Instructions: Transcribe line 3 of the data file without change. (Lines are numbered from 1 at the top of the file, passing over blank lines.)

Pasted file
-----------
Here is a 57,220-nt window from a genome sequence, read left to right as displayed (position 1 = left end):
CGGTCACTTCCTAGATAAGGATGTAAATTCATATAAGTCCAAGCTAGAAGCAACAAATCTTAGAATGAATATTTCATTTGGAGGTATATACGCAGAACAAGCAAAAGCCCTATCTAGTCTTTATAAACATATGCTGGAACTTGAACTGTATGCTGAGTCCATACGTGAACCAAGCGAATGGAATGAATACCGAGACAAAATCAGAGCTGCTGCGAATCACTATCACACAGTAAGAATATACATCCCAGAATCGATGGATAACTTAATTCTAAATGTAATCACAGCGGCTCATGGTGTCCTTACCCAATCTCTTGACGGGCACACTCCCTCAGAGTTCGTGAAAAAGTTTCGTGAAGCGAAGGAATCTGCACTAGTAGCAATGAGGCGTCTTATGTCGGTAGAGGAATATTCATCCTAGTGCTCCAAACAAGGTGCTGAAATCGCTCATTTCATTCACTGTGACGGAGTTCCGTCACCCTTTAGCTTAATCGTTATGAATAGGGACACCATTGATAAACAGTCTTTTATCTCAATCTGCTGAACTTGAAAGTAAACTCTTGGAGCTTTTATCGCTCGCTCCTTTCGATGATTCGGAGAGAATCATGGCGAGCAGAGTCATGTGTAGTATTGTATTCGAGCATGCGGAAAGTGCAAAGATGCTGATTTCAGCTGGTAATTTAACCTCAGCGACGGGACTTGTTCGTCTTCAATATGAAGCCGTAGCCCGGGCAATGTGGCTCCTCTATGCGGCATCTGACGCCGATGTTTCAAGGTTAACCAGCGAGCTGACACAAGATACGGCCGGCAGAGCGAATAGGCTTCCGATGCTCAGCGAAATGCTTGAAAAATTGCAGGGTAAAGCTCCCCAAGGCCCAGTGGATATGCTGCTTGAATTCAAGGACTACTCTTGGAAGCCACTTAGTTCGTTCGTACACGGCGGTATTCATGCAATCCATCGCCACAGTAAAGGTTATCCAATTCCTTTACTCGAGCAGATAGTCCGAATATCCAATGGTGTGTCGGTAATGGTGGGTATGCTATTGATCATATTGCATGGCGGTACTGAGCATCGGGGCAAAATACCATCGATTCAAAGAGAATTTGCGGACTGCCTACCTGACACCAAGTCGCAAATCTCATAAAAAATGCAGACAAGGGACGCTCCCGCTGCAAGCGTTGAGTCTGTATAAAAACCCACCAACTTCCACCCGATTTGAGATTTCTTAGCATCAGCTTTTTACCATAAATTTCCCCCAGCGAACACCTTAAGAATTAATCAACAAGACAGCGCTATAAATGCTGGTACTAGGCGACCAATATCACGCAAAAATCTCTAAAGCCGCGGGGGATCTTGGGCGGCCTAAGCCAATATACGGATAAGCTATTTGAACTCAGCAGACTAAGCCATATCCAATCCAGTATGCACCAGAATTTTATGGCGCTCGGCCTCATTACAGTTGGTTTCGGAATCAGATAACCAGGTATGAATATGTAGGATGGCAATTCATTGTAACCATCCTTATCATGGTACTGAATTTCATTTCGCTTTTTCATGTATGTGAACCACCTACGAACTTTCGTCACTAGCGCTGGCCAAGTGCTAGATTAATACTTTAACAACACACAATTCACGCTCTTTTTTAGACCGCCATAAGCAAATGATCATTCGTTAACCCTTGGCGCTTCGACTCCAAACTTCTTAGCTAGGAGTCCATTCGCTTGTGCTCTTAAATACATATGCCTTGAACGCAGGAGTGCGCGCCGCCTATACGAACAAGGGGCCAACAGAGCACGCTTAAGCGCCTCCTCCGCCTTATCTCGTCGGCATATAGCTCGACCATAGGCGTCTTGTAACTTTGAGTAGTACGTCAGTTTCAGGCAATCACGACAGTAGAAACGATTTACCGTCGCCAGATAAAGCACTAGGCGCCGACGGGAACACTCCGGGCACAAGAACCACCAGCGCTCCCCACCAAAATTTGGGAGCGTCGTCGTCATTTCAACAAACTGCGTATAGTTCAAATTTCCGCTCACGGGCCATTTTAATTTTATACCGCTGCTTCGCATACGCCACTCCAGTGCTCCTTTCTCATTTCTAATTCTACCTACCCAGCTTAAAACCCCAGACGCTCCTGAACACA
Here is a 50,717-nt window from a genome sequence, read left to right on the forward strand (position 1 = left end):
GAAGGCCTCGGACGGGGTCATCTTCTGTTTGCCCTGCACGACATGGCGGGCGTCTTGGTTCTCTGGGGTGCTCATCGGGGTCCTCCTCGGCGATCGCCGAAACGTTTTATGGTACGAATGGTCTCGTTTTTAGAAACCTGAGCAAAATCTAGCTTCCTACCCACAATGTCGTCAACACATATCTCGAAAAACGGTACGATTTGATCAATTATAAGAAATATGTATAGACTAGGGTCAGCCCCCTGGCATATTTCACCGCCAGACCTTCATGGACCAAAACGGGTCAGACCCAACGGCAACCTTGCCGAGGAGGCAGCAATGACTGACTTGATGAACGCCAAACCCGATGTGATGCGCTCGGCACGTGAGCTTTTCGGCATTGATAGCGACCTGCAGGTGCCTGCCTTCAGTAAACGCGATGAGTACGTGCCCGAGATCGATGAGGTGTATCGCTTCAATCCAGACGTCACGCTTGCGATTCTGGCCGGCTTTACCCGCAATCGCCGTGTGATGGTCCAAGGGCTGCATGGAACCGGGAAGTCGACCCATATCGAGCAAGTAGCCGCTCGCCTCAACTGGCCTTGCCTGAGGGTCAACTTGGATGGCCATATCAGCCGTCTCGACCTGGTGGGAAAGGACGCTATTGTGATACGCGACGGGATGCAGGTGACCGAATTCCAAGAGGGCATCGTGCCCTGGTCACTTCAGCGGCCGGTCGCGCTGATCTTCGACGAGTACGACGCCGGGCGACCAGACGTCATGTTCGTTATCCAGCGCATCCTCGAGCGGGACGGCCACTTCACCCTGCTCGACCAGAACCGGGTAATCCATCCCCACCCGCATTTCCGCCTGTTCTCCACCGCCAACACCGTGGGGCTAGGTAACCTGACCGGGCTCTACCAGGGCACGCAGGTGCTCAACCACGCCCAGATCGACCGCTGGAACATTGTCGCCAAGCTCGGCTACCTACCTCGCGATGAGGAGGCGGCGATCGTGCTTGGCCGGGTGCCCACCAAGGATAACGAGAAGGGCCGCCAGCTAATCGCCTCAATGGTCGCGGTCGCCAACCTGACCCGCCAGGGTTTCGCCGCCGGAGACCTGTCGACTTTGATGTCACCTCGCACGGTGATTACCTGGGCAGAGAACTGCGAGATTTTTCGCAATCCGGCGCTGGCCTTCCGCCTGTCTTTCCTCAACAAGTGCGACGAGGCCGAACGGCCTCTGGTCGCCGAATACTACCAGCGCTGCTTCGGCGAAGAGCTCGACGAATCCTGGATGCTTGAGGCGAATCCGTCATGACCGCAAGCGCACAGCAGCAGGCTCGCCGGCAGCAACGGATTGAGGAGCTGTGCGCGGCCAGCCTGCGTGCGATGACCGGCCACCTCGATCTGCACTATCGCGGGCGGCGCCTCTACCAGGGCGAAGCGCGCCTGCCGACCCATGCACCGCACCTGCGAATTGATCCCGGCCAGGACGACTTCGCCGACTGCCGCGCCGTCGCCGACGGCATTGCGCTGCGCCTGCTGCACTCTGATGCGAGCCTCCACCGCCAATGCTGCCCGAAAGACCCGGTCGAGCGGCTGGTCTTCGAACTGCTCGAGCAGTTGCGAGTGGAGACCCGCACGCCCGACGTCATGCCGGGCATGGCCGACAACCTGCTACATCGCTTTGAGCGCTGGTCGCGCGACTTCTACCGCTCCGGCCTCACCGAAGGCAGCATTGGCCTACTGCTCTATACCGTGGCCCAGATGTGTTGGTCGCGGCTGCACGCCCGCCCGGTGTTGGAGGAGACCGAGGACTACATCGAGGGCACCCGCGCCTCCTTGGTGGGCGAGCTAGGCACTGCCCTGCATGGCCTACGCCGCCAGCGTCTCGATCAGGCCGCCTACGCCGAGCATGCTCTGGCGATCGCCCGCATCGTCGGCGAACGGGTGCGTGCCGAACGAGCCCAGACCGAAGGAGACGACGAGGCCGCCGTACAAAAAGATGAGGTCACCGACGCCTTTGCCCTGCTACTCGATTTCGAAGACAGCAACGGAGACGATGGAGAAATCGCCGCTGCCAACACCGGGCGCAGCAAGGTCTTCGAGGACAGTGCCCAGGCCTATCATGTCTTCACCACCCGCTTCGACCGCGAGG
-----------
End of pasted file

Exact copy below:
Here is a 50,717-nt window from a genome sequence, read left to right on the forward strand (position 1 = left end):